Perril Chandler? That’s a far cry from Az’kerash. But since I can still talk, I guess it’s time to ask as much as I can.

“Who is this guy?”

The man eyes me again, as if I should know. I shrug, and he sniffs and shakes his head.

“He is a powerful mage. A [Necromancer], to be exact. But I believe he would be most easily identifiable by appearance. His hair is pale white, as is his skin. His eyes are violet. Although—he may use illusion spells to conceal such features when moving about. You may have heard of him as the Necromancer of Terandria and that he had passed away—he has not. Hence the geas—the rest of the world thinks him dead, and I would not wish to start another continental war, possibly intercontinental, by making a mess of things.”

Oh fuck. Isn’t he supposed to be dead, according to the Horns? But all I can do is listen.

Silver-beard strokes said beard again and pauses. He seems to think for a moment and then nods.

“I suppose the easiest way would be to go wherever the undead are most prevalent. He has an army. A fortress of the dead, to be exact. If you can make it here…well, you are the only Runner to reach even my humble abode, so I must take the chance.”

Oh fuck. Oh geez. Oh gods almighty and deceased tap-dancing on my unmarked grave. That does not sound like a survivable request.

The old mage is already turning away, but I can’t just take that and run off. I clear my throat, and he turns and reluctantly looks back towards me.


“Ah. If this guy—Az’kerash is surrounded by the dead, how am I supposed to get to him without being killed?”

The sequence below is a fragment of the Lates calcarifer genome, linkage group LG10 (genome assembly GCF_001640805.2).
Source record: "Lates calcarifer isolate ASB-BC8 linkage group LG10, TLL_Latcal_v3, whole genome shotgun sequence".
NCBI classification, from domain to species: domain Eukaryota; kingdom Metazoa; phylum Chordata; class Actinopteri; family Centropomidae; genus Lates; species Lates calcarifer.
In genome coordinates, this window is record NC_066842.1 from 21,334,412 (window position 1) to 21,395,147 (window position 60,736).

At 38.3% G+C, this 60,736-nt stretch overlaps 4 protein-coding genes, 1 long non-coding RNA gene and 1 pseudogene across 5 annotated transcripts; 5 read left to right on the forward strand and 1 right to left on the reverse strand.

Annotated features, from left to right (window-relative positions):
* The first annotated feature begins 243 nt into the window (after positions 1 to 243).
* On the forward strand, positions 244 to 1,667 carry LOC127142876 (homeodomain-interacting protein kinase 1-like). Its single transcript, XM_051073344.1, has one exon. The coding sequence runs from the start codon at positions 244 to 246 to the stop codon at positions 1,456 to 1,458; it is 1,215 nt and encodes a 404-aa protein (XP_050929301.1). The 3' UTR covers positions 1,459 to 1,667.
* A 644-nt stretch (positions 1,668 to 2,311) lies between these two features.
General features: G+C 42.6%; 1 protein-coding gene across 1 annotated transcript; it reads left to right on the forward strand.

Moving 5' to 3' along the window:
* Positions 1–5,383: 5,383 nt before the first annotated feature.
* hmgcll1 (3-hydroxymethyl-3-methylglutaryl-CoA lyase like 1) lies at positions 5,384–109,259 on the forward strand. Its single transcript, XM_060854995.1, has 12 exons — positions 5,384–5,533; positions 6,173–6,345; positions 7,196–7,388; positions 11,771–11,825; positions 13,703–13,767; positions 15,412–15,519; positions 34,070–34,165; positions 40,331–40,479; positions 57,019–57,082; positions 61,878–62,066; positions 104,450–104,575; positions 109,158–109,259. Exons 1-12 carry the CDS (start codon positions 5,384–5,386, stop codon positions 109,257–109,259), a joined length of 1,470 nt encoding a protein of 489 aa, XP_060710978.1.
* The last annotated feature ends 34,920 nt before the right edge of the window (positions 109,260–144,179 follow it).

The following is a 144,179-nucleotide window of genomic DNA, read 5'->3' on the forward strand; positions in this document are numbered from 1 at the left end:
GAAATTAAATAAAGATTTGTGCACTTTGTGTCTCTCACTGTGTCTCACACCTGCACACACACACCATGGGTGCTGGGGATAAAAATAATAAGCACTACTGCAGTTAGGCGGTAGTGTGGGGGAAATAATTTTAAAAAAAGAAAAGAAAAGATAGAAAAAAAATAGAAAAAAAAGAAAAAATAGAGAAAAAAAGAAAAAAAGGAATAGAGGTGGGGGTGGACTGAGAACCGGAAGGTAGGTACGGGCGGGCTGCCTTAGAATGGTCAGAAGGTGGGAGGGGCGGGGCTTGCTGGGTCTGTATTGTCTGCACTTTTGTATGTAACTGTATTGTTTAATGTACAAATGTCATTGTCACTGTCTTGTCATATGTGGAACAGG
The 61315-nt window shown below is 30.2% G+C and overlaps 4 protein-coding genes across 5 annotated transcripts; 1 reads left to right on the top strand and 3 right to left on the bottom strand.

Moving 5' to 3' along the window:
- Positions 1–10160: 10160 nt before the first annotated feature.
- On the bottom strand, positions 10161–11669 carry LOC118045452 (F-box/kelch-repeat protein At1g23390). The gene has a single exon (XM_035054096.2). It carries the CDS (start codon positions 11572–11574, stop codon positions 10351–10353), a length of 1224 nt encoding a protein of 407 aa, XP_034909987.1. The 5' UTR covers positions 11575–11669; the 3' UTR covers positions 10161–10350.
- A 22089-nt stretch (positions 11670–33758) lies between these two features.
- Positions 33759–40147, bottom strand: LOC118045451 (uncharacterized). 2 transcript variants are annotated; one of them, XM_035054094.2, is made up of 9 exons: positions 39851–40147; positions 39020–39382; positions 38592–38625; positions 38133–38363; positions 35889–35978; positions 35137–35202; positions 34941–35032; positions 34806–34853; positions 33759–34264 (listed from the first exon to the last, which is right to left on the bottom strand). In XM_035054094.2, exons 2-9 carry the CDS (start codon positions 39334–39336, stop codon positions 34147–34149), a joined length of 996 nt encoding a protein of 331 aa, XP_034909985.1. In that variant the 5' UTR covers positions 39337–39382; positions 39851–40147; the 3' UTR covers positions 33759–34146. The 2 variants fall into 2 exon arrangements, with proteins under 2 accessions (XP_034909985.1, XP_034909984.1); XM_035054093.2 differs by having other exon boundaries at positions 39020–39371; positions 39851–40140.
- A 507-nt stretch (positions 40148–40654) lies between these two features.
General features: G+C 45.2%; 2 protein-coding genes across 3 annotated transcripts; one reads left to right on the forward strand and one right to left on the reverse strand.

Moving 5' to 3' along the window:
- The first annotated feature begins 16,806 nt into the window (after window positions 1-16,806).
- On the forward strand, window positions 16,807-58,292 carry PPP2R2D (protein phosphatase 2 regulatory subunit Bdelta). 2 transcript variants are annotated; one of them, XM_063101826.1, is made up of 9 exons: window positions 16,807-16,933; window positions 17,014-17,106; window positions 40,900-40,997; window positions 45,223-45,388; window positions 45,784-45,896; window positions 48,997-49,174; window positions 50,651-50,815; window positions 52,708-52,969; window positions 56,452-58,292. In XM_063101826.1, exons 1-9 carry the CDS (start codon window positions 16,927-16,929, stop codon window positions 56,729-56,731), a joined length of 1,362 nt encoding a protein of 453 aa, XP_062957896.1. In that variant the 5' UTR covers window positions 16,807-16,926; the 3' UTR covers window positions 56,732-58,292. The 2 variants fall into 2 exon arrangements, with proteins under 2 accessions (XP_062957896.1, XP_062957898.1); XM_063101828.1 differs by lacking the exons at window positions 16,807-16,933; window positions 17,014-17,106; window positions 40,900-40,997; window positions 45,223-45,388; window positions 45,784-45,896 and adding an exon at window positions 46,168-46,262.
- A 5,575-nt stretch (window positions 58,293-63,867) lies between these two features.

He looks annoyed at the question or perhaps my stupidity.

“Naturally, his bodyguards will attempt to slay you. No doubt they regard all living beings as a threat. You must simply make your way to him, regardless of the peril. Besides, most of the animated dead are slow and easy to outrun.”

“Yeah, but they have arrows. How am I supposed to dodge those?”

“You are a Runner, are you not? Can you not simply outrun arrows?”

“…No. I can’t outrun spells either, and I’ve seen undead mages. I won’t survive more than a few seconds if I run into a Lich by myself.”

Silver-beard looks put out. He tugs at his beard again, almost as if he wants to rip it off.

“Confounded hair—I suppose I should have expected as much from a Human Runner. Without levels. Very well. If that is the case…”

He trails off. Looks like he’s deep in thought, but I still have more questions. I clear my throat again, and his brows snap together as he glares at me.

“Why can’t you just send the package or whatever it is with magic or something? Is it too heavy to transport? Because if it is—”

Magic is not the solution here. The one I wish to deliver a letter and small item to—he is shielded from location or communication from any form of spell, either malign or beneficial. As am I. I cannot discern his location nor speak with him save through the slowest of methods, which is why I requested a Runner. Also, it is the principle of the thing. I am not doing this out of pleasure, but obligation. Damned obligation…ahem. Thus, I will also require your return to report success.”

Even better. I really should not open my big mouth.

“I barely survived getting here. I probably won’t a second time. And if finding this [Necromancer] is as dangerous as it sounds—”

“I heard you. Be silent.”

Well, there goes speech. I helplessly stand and watch as the old man talks to himself.

“This is why…Humans…it cannot be helped. Hm. A Courier would have been far more preferable. But if the issue is simply a matter of survival and speed, I suppose…”

He looks around. Then he points and beckons. From a corner of the cavern I can’t see, a bottle flies into his hand. Mages can use the Force. Who knew?

Silver-beard holds the bottle out to me. I stare at it. It’s an orange—no, a glowing orange-pink mixture contained in a glass bottle. It looks like nothing I’d want to put in my body, but my hand reaches up to take it anyways.